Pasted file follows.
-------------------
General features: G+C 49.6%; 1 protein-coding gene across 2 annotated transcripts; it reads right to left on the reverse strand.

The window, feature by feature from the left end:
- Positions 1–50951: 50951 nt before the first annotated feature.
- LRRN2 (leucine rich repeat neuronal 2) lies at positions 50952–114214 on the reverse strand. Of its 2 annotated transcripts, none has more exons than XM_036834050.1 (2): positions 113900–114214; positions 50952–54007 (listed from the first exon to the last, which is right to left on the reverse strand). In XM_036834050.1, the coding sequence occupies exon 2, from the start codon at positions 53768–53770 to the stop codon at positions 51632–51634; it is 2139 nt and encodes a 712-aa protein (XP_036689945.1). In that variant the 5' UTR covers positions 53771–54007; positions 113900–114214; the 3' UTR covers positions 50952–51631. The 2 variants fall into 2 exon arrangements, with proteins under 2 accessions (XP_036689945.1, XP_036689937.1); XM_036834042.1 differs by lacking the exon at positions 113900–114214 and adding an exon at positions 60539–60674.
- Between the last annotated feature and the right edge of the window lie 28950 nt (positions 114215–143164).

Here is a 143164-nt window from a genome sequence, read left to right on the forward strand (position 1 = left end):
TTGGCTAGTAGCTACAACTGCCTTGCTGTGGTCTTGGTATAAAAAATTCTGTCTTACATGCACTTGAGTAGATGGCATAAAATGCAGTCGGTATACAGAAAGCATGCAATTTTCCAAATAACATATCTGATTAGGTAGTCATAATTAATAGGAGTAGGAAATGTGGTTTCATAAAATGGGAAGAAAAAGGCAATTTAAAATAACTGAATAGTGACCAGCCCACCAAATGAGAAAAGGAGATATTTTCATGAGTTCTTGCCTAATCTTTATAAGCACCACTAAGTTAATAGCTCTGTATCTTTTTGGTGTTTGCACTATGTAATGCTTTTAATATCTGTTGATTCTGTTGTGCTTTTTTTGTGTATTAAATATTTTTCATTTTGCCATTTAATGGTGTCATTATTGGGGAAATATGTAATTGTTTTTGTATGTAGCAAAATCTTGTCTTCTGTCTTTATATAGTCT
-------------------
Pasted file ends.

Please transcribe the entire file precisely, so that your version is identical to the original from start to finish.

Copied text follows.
General features: G+C 49.6%; 1 protein-coding gene across 2 annotated transcripts; it reads right to left on the reverse strand.

The window, feature by feature from the left end:
- Positions 1–50951: 50951 nt before the first annotated feature.
- LRRN2 (leucine rich repeat neuronal 2) lies at positions 50952–114214 on the reverse strand. Of its 2 annotated transcripts, none has more exons than XM_036834050.1 (2): positions 113900–114214; positions 50952–54007 (listed from the first exon to the last, which is right to left on the reverse strand). In XM_036834050.1, the coding sequence occupies exon 2, from the start codon at positions 53768–53770 to the stop codon at positions 51632–51634; it is 2139 nt and encodes a 712-aa protein (XP_036689945.1). In that variant the 5' UTR covers positions 53771–54007; positions 113900–114214; the 3' UTR covers positions 50952–51631. The 2 variants fall into 2 exon arrangements, with proteins under 2 accessions (XP_036689945.1, XP_036689937.1); XM_036834042.1 differs by lacking the exon at positions 113900–114214 and adding an exon at positions 60539–60674.
- Between the last annotated feature and the right edge of the window lie 28950 nt (positions 114215–143164).

Here is a 143164-nt window from a genome sequence, read left to right on the forward strand (position 1 = left end):
TTGGCTAGTAGCTACAACTGCCTTGCTGTGGTCTTGGTATAAAAAATTCTGTCTTACATGCACTTGAGTAGATGGCATAAAATGCAGTCGGTATACAGAAAGCATGCAATTTTCCAAATAACATATCTGATTAGGTAGTCATAATTAATAGGAGTAGGAAATGTGGTTTCATAAAATGGGAAGAAAAAGGCAATTTAAAATAACTGAATAGTGACCAGCCCACCAAATGAGAAAAGGAGATATTTTCATGAGTTCTTGCCTAATCTTTATAAGCACCACTAAGTTAATAGCTCTGTATCTTTTTGGTGTTTGCACTATGTAATGCTTTTAATATCTGTTGATTCTGTTGTGCTTTTTTTGTGTATTAAATATTTTTCATTTTGCCATTTAATGGTGTCATTATTGGGGAAATATGTAATTGTTTTTGTATGTAGCAAAATCTTGTCTTCTGTCTTTATATAGTCT